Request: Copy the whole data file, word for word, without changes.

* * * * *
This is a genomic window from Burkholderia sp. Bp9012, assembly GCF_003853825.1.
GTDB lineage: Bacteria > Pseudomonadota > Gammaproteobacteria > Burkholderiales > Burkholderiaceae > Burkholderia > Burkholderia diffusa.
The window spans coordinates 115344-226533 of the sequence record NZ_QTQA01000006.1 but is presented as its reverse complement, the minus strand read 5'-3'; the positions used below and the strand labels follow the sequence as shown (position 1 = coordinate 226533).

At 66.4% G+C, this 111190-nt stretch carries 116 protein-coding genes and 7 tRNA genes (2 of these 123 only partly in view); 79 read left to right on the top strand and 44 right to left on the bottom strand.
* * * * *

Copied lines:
This is a genomic window from Burkholderia sp. Bp9012, assembly GCF_003853825.1.
GTDB lineage: Bacteria > Pseudomonadota > Gammaproteobacteria > Burkholderiales > Burkholderiaceae > Burkholderia > Burkholderia diffusa.
The window spans coordinates 115344-226533 of the sequence record NZ_QTQA01000006.1 but is presented as its reverse complement, the minus strand read 5'-3'; the positions used below and the strand labels follow the sequence as shown (position 1 = coordinate 226533).

At 66.4% G+C, this 111190-nt stretch carries 116 protein-coding genes and 7 tRNA genes (2 of these 123 only partly in view); 79 read left to right on the top strand and 44 right to left on the bottom strand.